1963: Joe Bushkin - Joe Bushkin in Concert Town Hall Swing, Mainstream

1963: Joe Bushkin - Joe Bushkin in Concert Town Hall
Artist: Joe Bushkin
Album: Joe Bushkin in Concert Town Hall
Label: Reprise Records/WEA, Jap
Year: 1963, release: 2014
Quality: MP3@320 kbps
Size: 90,4 mb
Total time: 39:16
Brilliant sound, rip from the new CD!

Originally released by Reprise Records in 1963, this live date from pianist Joe Bushkin at Town Hall features nine laid-back interpretations of standards, including "I Can't Get Started," "They Can't Take That Away From Me," "One for My Baby," and "The Song Is Ended." Bushkin is backed by Chuck Wayne on guitar, Milt Hinton on bass, and Ed Shaughnessy on percussion. This disc is recommended more as romantic background music than jazz.
~ Al Campbell, All Music Guide
1977: Lionel Hampton With Milt Buckner And The All-Stars - Alive & Jumping Swing, Mainstream
1977: Lionel Hampton With Milt Buckner And The All-Stars - Alive & Jumping
Artists: Lionel Hampton With Milt Buckner And The All-Stars
Album: Alive & Jumping
Label: MPS/Edel
Year: 1977; release: 2014
Quality: MP3@320 kbps (rip from new CD)
Size: 109 mb (w. scans)
Total time: 46:57

A great revival moment for some older jazz giants all players who really catch fire here in the MPS scene of the 70s! The record features the vibes of Lionel Hampton in the lead (and, if the cover is to be believed, also a bit of drums) and also includes excellent work from Milt Buckner on Hammond (one of his last sessions ever) plus especially strong work from Cat Anderson on trumpet and Eddie Chamblee on tenor both players who really get to step out here a bit at times, and remind us what they can do when they really get a chance to wail! Other players in the small group include Billy Mackel on guitar and Paul Moen on alto and titles include "Midnight Sun", "Avalon", "Funky Mama", and "I'm Confessin" plus the obligatory jam on "Flying Home".
1996-2014, Dusty Groove, Inc.
1976: Tony Rizzi & His Five Guitars Plus Four - Plays Charlie Christian (1976-Milagro) Music » Jazz » Fusion » Contemporary Jazz

1976: Tony Rizzi & His Five Guitars Plus Four - Plays Charlie Christian (1976-Milagro)

Artist: Tony Rizzi & His Five Guitars Plus Four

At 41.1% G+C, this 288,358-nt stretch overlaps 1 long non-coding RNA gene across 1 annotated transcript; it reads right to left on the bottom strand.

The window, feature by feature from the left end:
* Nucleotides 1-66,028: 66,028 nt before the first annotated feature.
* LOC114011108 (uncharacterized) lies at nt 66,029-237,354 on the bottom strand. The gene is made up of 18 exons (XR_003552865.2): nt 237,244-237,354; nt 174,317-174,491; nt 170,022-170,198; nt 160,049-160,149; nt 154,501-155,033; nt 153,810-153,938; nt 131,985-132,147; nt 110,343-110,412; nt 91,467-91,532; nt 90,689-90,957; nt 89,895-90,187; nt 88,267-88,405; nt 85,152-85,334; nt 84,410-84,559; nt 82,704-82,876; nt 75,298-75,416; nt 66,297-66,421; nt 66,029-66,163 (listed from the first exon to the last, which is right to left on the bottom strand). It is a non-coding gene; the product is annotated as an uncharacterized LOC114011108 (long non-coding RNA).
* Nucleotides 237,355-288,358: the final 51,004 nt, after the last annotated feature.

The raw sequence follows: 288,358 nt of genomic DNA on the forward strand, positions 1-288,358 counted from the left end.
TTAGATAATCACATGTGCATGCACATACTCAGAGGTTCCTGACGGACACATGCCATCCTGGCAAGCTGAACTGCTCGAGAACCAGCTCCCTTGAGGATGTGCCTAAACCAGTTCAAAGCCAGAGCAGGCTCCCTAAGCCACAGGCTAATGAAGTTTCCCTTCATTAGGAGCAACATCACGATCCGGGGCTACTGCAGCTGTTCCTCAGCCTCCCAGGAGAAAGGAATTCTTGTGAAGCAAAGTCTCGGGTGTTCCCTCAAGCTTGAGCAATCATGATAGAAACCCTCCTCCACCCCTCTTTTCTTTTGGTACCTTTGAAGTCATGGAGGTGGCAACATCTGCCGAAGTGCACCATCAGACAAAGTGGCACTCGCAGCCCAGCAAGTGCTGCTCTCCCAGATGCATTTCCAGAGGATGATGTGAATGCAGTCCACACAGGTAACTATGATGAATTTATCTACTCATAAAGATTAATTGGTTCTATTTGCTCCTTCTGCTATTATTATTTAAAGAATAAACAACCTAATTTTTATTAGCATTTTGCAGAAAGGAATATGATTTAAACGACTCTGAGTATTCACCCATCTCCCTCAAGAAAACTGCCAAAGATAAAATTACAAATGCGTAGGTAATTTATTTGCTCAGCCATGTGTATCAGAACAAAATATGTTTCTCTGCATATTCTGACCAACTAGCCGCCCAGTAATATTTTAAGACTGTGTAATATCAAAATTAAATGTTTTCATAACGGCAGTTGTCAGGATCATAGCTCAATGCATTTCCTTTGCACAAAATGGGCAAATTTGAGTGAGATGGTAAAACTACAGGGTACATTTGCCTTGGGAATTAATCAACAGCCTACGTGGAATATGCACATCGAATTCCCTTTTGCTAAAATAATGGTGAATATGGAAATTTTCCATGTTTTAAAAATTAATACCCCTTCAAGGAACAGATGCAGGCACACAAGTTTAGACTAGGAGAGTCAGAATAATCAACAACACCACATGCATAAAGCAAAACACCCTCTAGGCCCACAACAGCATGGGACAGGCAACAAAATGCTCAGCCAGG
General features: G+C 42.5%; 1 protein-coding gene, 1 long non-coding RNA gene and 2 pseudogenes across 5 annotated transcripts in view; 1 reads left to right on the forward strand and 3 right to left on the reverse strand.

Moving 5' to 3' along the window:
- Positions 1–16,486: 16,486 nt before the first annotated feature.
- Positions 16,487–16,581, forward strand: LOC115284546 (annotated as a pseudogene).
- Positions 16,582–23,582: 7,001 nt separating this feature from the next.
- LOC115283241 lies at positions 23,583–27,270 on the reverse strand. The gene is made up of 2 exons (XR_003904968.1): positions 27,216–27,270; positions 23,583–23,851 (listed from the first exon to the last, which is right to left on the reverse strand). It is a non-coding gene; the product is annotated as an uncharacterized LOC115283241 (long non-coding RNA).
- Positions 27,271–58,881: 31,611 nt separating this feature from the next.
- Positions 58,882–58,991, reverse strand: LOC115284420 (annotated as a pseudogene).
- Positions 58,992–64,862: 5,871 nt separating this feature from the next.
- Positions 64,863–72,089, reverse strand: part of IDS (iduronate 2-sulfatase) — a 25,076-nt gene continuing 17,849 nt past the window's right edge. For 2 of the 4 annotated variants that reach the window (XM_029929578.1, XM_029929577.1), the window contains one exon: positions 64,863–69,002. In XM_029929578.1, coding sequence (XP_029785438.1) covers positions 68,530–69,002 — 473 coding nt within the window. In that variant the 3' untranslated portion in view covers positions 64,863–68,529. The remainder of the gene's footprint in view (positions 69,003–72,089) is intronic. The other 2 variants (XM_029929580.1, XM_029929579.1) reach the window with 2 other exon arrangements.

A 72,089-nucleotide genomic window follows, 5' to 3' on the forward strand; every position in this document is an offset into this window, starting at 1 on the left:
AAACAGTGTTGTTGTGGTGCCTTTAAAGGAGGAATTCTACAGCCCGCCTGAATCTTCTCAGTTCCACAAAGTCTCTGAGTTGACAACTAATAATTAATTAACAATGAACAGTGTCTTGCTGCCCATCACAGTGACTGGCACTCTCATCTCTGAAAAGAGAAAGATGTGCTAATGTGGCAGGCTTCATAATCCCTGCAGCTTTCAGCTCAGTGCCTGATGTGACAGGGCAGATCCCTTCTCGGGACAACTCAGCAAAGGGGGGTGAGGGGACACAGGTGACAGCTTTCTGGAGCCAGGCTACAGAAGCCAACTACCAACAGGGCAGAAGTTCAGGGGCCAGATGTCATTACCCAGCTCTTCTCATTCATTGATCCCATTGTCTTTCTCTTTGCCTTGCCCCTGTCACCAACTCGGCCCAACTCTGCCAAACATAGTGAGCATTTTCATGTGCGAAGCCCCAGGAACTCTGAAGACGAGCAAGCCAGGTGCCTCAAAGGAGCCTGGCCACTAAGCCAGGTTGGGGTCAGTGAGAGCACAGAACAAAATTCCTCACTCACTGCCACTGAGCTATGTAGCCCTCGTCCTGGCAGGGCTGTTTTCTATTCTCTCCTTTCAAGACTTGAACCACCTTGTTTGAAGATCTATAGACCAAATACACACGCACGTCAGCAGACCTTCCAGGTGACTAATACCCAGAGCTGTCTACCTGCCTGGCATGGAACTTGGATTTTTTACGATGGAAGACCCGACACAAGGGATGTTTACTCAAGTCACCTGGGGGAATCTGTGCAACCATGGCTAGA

Album: Plays Charlie Christian
Label: Milagro
Released: 1976
Format: FLAC, LP-Rip
Time: 39:53
Size: 264 mb

Perhaps even more memorable than the music from the many recording sessions he was part of, Hollywood recording studio guitarist Tony Rizzi created something beautiful more than thirty years ago.

Beyond the extreme studio demands for instrument proficiency, sight-reading ability and excellence in the rendering of the composers work, Tony Rizzi was driven further still. It would be over thirty years into his career before his own musical image would be realized. The conception, development and establishment of his vision remain, to this day, a milestone guitar event.
1964: Red Holloway with Brother Jack McDuff Quartet - Cookin' Together Music » Soul » Soul-Jazz
1964: Red Holloway with Brother Jack McDuff Quartet - Cookin' Together
Artist: Red Holloway with Brother Jack McDuff
Album: Cookin' Together
Label: Prestige Records (Catalog#: PR 7325)
Released: 1972
Format: FLAC, LP-Rip
Time: 42:48
Size: 132MB + 139MB
AMG Rating: 1964: Red Holloway with Brother Jack McDuff Quartet - Cookin' Together

For this set, tenor saxophonist Red Holloway, who was a regular member of organist Jack McDuff's group, used McDuff's sidemen (who included guitarist George Benson) and the organist himself. This Prestige date has thus far only been reissued by the OJC series on LP. The material is comprised of Burt Bacharach's "Wives and Lovers," "This Can't Be Love," and five Holloway originals, which have more diversity than one might expect. An interesting aspect to the soulful and swinging set is that McDuff made his debut on piano for two songs.
~ Scott Yanow, All Music Guide

Groovy session that features this star tenorist of the Jack McDuff group as the leader, but which also has the same group backing him up - including McDuff on organ, George Benson on guitar, and Joe Dukes on drums. The set list has a good batch of originals, with the same sort of groove and strong sense of humor as the best McDuff recordings from the time. Tracks include "Brother Red", "No Tears", "Shout Brother", and "Something Funny". Dusty Groove, Inc.